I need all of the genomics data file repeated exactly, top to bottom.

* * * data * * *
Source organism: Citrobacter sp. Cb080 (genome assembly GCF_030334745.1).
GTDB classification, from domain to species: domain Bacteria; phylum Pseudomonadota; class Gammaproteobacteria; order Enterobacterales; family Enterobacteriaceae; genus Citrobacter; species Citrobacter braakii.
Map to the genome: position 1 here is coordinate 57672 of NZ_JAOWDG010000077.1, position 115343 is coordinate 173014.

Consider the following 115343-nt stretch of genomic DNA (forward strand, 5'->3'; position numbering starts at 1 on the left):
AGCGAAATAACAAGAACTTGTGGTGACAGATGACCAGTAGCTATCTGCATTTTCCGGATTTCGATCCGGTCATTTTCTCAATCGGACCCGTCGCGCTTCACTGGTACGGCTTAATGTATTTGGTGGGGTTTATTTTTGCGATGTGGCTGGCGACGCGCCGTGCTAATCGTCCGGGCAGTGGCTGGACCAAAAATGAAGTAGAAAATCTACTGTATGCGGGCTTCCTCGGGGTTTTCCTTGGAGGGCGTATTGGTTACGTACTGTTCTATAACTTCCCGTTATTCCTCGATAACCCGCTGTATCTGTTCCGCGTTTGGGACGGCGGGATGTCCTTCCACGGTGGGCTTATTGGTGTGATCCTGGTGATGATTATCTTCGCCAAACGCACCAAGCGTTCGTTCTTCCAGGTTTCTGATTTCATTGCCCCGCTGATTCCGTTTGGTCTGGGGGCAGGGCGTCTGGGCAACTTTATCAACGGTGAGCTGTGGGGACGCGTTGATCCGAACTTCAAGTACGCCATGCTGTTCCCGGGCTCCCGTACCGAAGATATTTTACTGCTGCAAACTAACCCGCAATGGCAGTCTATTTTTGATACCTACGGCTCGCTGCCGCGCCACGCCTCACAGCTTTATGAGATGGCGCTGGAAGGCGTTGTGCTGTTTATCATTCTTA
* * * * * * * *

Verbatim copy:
Source organism: Citrobacter sp. Cb080 (genome assembly GCF_030334745.1).
GTDB classification, from domain to species: domain Bacteria; phylum Pseudomonadota; class Gammaproteobacteria; order Enterobacterales; family Enterobacteriaceae; genus Citrobacter; species Citrobacter braakii.
Map to the genome: position 1 here is coordinate 57672 of NZ_JAOWDG010000077.1, position 115343 is coordinate 173014.

Consider the following 115343-nt stretch of genomic DNA (forward strand, 5'->3'; position numbering starts at 1 on the left):
AGCGAAATAACAAGAACTTGTGGTGACAGATGACCAGTAGCTATCTGCATTTTCCGGATTTCGATCCGGTCATTTTCTCAATCGGACCCGTCGCGCTTCACTGGTACGGCTTAATGTATTTGGTGGGGTTTATTTTTGCGATGTGGCTGGCGACGCGCCGTGCTAATCGTCCGGGCAGTGGCTGGACCAAAAATGAAGTAGAAAATCTACTGTATGCGGGCTTCCTCGGGGTTTTCCTTGGAGGGCGTATTGGTTACGTACTGTTCTATAACTTCCCGTTATTCCTCGATAACCCGCTGTATCTGTTCCGCGTTTGGGACGGCGGGATGTCCTTCCACGGTGGGCTTATTGGTGTGATCCTGGTGATGATTATCTTCGCCAAACGCACCAAGCGTTCGTTCTTCCAGGTTTCTGATTTCATTGCCCCGCTGATTCCGTTTGGTCTGGGGGCAGGGCGTCTGGGCAACTTTATCAACGGTGAGCTGTGGGGACGCGTTGATCCGAACTTCAAGTACGCCATGCTGTTCCCGGGCTCCCGTACCGAAGATATTTTACTGCTGCAAACTAACCCGCAATGGCAGTCTATTTTTGATACCTACGGCTCGCTGCCGCGCCACGCCTCACAGCTTTATGAGATGGCGCTGGAAGGCGTTGTGCTGTTTATCATTCTTA